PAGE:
Ramasela Matsemela's business puts bread on the table

Ramasela Matsela bakes in the garage at home
Ramasela Matsela bakes in the garage at home
Image: Supplied

After Ramasela Matsemela dropped out of pharmacy school, she decided to learn how to make bread in order to feed her family. Her bread, which is sold in GaMadiba in Mokopane, Limpopo, has become so popular that she has been able to create employment for 10 people in the space of a year.

The 33-year-old said she starts baking at 1am every day to ensure that her customers receive a fresh delivery of bread in the morning. Her bakery, which she has named “Ramariz Bakery’, is operated from her home. “I knew nothing about baking. I was a pharmacy student but I dropped out because I was not doing well,” she said.

Matsemela said after she dropped out of school she tried to get a job in a bakery at one of the big supermarket chains to learn how to bake. “I was willing to work for free because I just wanted to learn how to make bread so I can open my own bakery. But unfortunately the manager said no because of the company policy,” she said.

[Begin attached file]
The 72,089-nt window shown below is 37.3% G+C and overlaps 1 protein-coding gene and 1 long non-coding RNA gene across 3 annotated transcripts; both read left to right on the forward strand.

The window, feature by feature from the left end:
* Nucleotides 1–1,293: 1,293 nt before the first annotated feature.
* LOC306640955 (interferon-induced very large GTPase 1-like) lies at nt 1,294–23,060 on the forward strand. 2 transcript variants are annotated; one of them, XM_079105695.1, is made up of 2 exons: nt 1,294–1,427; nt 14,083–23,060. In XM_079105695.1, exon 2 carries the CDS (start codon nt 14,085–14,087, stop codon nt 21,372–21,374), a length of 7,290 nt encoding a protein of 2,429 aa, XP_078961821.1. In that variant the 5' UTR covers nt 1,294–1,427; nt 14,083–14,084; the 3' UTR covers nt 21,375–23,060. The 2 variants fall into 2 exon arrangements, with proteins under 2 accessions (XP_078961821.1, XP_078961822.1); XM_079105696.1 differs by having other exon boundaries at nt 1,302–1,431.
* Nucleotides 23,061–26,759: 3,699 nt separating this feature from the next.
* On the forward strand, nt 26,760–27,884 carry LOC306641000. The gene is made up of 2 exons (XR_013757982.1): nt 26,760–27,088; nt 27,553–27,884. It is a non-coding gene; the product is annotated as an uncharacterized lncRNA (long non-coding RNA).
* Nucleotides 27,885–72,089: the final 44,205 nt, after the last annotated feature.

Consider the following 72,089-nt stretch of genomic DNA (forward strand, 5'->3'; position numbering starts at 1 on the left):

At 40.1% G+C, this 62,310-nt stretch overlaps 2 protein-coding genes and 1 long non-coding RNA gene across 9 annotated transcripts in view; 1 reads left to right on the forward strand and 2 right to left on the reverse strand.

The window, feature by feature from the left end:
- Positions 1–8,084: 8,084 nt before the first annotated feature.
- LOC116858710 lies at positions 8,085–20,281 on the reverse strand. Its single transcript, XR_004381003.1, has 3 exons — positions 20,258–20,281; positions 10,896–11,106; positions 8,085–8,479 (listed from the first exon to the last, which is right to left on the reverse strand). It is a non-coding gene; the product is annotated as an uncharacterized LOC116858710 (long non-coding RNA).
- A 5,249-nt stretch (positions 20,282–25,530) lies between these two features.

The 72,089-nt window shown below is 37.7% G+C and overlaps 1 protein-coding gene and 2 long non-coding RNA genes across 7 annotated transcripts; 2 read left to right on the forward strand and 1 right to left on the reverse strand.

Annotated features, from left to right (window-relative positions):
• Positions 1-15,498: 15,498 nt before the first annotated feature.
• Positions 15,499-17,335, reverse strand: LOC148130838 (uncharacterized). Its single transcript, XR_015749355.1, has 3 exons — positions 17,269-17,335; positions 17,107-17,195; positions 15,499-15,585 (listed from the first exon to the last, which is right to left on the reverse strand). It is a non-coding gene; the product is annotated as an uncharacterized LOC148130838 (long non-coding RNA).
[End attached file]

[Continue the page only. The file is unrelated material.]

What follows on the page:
She eventually got a job at a small bakery but they only allowed her to package the bread. “I realised that I was wasting my time, so I decided to use up my savings to hire a professional to teach me how to bake,” said Matsemela.

The business woman said she baked 20 loaves in her first batch that sold out immediately. “I took a wheelbarrow and I didn’t even finish one street. My bread was sold out very quickly,” she said. “People were telling me that my bread tastes delicious and reminds them of bread from the olden days.”

Matsemela said she quickly battled to cope on her own and first hired two extra hands to help her deliver the bread around the village. Now 10 people help her bake and deliver the bread on a daily basis. “It really feels good to have been able to create employment for other people in my village,” she said.

At the moment she is using two bicycles, wheelbarrows and trolleys to deliver the bread around. “Right now I am focusing on making bread but one day I will be making other baked goods,” she said.

Her white bread is sold at R10 while her brown bread is sold at R9 a loaf.

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